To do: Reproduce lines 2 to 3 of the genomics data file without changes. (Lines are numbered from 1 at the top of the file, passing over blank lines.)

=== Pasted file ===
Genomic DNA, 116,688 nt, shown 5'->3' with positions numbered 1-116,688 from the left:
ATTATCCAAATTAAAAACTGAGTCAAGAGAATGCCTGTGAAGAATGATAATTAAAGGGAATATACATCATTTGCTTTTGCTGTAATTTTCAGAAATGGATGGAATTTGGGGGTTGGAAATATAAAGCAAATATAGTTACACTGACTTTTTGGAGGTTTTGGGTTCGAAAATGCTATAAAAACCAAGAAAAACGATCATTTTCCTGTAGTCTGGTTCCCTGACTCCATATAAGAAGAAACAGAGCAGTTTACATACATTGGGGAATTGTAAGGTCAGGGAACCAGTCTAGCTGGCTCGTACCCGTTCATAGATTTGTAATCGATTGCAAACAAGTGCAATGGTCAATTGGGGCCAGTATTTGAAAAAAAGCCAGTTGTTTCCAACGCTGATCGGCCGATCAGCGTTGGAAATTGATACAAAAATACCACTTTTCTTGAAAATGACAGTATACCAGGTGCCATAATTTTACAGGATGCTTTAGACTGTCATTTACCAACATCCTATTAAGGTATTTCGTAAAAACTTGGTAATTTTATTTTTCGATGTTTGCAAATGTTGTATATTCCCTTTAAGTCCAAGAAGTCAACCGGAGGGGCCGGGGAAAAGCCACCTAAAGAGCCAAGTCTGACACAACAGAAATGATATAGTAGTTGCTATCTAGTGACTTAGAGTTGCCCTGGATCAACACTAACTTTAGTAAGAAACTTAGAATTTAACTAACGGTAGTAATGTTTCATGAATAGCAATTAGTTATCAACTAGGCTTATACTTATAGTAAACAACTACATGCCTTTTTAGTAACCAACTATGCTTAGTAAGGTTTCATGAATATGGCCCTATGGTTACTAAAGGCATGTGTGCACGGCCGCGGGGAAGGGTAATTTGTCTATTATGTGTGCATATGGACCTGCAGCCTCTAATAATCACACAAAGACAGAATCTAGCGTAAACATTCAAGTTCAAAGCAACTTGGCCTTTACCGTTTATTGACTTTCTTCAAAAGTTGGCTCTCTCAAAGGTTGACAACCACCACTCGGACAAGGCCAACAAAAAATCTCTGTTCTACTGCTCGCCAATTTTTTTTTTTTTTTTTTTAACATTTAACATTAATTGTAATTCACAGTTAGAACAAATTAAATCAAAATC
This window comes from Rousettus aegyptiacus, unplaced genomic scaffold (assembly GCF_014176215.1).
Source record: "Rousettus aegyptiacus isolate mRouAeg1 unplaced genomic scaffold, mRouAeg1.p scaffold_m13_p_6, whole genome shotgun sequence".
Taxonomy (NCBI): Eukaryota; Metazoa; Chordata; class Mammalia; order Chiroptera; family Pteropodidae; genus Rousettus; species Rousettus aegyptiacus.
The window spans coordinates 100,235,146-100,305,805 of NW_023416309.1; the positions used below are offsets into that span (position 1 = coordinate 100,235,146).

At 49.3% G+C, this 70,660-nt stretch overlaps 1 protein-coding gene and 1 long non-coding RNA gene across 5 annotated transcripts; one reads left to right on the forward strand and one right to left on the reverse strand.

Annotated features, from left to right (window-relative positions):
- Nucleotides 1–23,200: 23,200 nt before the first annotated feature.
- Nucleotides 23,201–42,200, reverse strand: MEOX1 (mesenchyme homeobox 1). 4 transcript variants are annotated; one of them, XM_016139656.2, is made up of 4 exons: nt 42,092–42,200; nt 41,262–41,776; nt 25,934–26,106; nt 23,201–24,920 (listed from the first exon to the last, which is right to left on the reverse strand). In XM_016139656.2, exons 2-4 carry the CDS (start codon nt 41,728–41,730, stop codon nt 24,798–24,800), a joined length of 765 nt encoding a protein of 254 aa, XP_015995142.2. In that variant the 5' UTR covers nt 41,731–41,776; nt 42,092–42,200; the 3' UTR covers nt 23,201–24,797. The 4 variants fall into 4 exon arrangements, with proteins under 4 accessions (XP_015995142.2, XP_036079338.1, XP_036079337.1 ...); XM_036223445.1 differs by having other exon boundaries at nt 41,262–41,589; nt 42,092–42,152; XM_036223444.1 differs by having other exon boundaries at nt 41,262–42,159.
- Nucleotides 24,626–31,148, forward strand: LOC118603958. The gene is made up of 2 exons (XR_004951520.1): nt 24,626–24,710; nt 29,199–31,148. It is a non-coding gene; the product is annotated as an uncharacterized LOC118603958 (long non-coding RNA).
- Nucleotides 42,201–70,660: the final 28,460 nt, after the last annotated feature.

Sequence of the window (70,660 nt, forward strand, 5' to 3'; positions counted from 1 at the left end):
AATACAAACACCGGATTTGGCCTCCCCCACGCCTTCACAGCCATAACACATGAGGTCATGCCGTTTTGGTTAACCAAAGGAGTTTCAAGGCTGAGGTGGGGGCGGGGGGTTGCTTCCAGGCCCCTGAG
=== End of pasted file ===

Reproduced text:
ATTATCCAAATTAAAAACTGAGTCAAGAGAATGCCTGTGAAGAATGATAATTAAAGGGAATATACATCATTTGCTTTTGCTGTAATTTTCAGAAATGGATGGAATTTGGGGGTTGGAAATATAAAGCAAATATAGTTACACTGACTTTTTGGAGGTTTTGGGTTCGAAAATGCTATAAAAACCAAGAAAAACGATCATTTTCCTGTAGTCTGGTTCCCTGACTCCATATAAGAAGAAACAGAGCAGTTTACATACATTGGGGAATTGTAAGGTCAGGGAACCAGTCTAGCTGGCTCGTACCCGTTCATAGATTTGTAATCGATTGCAAACAAGTGCAATGGTCAATTGGGGCCAGTATTTGAAAAAAAGCCAGTTGTTTCCAACGCTGATCGGCCGATCAGCGTTGGAAATTGATACAAAAATACCACTTTTCTTGAAAATGACAGTATACCAGGTGCCATAATTTTACAGGATGCTTTAGACTGTCATTTACCAACATCCTATTAAGGTATTTCGTAAAAACTTGGTAATTTTATTTTTCGATGTTTGCAAATGTTGTATATTCCCTTTAAGTCCAAGAAGTCAACCGGAGGGGCCGGGGAAAAGCCACCTAAAGAGCCAAGTCTGACACAACAGAAATGATATAGTAGTTGCTATCTAGTGACTTAGAGTTGCCCTGGATCAACACTAACTTTAGTAAGAAACTTAGAATTTAACTAACGGTAGTAATGTTTCATGAATAGCAATTAGTTATCAACTAGGCTTATACTTATAGTAAACAACTACATGCCTTTTTAGTAACCAACTATGCTTAGTAAGGTTTCATGAATATGGCCCTATGGTTACTAAAGGCATGTGTGCACGGCCGCGGGGAAGGGTAATTTGTCTATTATGTGTGCATATGGACCTGCAGCCTCTAATAATCACACAAAGACAGAATCTAGCGTAAACATTCAAGTTCAAAGCAACTTGGCCTTTACCGTTTATTGACTTTCTTCAAAAGTTGGCTCTCTCAAAGGTTGACAACCACCACTCGGACAAGGCCAACAAAAAATCTCTGTTCTACTGCTCGCCAATTTTTTTTTTTTTTTTTTTAACATTTAACATTAATTGTAATTCACAGTTAGAACAAATTAAATCAAAATC
This window comes from Rousettus aegyptiacus, unplaced genomic scaffold (assembly GCF_014176215.1).